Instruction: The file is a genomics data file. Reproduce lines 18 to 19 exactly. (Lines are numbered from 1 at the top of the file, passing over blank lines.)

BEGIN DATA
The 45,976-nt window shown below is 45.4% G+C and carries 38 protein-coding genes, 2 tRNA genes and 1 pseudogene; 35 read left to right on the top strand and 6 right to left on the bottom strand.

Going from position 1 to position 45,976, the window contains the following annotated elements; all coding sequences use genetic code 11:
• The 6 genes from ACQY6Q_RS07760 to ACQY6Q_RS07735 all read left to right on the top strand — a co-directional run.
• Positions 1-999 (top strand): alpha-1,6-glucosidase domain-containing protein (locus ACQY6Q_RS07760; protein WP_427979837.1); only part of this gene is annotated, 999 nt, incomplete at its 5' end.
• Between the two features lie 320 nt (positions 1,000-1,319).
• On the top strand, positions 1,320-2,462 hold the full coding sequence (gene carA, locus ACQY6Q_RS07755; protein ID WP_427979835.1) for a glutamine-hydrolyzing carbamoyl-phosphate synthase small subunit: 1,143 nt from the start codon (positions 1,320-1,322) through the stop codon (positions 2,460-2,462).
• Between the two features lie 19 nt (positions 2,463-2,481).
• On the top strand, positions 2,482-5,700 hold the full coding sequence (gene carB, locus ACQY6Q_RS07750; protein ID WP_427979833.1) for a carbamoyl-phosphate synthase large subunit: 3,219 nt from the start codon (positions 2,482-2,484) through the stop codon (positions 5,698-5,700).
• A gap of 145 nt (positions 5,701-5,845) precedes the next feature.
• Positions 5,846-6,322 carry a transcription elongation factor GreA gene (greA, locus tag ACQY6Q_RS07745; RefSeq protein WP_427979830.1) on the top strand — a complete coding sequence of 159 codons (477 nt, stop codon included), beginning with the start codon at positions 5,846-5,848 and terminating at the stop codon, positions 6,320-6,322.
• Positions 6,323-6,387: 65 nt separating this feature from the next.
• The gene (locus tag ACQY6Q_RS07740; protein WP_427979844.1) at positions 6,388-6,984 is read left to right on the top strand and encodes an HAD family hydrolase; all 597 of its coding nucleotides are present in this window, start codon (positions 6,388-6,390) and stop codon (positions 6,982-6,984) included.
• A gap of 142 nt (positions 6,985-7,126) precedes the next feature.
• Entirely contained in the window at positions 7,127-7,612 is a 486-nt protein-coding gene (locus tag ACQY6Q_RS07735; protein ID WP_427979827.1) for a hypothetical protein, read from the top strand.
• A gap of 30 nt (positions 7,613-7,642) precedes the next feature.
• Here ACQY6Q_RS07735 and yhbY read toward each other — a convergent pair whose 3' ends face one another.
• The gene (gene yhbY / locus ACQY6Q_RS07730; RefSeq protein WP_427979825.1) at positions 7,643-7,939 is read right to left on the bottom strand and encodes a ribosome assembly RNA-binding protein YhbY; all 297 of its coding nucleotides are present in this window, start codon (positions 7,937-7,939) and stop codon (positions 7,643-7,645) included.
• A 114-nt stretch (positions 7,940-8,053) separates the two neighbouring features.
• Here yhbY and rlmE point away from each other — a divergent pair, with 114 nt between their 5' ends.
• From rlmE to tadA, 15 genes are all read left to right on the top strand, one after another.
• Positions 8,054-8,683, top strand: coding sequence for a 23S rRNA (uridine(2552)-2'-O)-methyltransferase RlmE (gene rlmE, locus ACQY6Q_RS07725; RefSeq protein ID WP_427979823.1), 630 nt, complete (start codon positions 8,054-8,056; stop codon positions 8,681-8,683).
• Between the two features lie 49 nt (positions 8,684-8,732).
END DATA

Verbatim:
• A 114-nt stretch (positions 7,940-8,053) separates the two neighbouring features.
• Here yhbY and rlmE point away from each other — a divergent pair, with 114 nt between their 5' ends.